To meet UK net zero more steps on EV charging needed: New measures must be established to guarantee electric vehicle (EV) charging infrastructure fulfils demand before the 2030 ban on selling new petrol & diesel cars.

That’s reported by the new study from the Competition and Markets Authority (CMA), which recognises the advancement made with charging installations up to now, in areas like shopping centres, workplaces & private parking.

It says that the problem is in the readiness of charge points at motorway services, local authorities are very slow with the roll-out of on-street charging & the likelihood of rural areas being left out because of a lack of investment.

Its investigation has also showed numerous drivers find charging frustrating & difficult and are worried about reliability & the lack of time to compare prices –These are all factors that  the CMA warns could discourage people in the switch to EVs.

The CMA has given four points it recommends the government needs to follow if the ban on selling new fossil-fuel cars is to go ahead by 2030 as well as if the UK is to attain its net zero goals.

The points are as follows:

  • Charge points need to be easy to locate, with up-to-date availability & working status information given.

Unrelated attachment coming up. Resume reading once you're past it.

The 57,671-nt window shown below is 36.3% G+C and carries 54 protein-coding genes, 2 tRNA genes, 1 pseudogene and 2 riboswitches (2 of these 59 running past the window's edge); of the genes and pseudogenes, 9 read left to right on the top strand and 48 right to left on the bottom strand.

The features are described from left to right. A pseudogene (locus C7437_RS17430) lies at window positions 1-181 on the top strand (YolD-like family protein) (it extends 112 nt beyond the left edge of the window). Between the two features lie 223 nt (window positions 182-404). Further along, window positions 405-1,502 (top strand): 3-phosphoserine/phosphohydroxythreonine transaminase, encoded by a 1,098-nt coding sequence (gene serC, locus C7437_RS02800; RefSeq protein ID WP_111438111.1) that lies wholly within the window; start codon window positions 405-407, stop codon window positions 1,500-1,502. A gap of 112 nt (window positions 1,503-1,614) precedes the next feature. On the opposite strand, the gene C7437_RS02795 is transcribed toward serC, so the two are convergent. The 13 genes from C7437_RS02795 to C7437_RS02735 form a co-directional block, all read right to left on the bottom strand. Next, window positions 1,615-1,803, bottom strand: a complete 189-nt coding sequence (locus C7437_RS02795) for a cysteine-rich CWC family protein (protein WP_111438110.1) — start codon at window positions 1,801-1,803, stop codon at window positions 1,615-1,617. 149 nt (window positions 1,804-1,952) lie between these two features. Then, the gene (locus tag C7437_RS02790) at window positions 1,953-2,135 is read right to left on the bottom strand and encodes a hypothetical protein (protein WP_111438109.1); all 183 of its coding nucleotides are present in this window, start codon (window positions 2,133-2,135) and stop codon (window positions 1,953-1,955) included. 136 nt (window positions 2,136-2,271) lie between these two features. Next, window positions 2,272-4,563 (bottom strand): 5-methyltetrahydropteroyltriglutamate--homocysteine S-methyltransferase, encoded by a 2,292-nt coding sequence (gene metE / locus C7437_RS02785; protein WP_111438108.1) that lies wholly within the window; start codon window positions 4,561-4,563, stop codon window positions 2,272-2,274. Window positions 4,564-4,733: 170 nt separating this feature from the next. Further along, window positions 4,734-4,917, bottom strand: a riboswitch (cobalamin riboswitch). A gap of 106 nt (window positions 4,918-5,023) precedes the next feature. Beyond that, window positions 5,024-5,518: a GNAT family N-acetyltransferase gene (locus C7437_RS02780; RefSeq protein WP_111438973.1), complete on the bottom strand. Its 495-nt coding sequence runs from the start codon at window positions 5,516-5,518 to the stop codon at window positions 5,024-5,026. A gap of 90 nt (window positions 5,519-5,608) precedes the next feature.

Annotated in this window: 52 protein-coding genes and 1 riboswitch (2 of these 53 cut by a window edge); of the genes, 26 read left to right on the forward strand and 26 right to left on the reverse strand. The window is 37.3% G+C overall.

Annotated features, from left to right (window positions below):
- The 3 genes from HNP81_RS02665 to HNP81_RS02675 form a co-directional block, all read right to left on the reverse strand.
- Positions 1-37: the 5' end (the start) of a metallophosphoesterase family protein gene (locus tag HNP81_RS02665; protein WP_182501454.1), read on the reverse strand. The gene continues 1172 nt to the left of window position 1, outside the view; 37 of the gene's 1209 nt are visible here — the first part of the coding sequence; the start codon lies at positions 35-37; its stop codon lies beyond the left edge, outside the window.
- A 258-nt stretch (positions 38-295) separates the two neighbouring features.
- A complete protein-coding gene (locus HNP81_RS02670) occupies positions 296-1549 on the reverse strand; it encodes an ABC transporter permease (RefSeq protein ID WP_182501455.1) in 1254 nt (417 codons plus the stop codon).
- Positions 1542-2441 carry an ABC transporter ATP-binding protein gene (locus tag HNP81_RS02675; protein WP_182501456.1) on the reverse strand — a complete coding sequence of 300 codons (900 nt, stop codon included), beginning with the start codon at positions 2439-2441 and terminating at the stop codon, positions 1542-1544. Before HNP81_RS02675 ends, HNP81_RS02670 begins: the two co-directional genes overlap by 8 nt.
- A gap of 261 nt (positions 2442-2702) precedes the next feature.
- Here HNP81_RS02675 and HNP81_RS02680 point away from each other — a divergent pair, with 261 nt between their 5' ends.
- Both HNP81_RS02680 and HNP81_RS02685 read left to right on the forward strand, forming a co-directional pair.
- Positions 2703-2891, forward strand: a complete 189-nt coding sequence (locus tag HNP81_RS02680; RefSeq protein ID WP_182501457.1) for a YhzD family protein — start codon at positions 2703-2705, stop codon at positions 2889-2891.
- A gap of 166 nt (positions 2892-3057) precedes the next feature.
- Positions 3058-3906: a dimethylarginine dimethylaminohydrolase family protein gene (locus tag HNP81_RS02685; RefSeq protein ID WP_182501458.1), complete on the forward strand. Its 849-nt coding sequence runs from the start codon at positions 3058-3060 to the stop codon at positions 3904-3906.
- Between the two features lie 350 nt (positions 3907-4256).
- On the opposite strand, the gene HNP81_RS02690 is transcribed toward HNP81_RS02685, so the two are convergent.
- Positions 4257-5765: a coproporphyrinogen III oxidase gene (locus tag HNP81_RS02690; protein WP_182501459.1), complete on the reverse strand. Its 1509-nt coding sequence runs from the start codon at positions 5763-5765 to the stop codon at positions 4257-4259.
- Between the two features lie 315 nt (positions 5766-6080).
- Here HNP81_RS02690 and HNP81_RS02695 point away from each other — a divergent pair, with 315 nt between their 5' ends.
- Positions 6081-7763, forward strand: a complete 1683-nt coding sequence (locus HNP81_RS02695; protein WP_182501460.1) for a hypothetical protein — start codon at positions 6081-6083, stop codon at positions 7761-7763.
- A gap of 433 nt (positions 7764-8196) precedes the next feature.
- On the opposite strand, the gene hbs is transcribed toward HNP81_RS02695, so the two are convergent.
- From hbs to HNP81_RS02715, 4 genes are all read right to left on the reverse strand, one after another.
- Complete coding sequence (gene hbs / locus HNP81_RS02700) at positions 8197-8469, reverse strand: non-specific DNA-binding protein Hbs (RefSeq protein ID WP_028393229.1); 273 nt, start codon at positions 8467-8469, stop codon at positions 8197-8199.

• Charging needs to be simple and fast to pay for like petrol or diesel – no sign-ups & contactless payments made to become widely accessible.
  • The costs should be made clearer for drivers with a regular way of pricing like per kW for easier comparison.
  • All charge points should be available to any type of EV.

Andrea Coscelli, Chief Executive of the CMA, stated: “There needs to be action now to address the postcode lottery in EV charging as we approach the ban on sales of new petrol & diesel cars by 2030.

“Our recommendations will promote strong competition, encourage more investment & build people’s trust, both now and in the future.

“The CMA has also opened a competition law investigation into EV charging along motorways & will continue to work with government and the industry to help ensure EV charging is a success.”

To meet UK net zero more steps on EV charging needed

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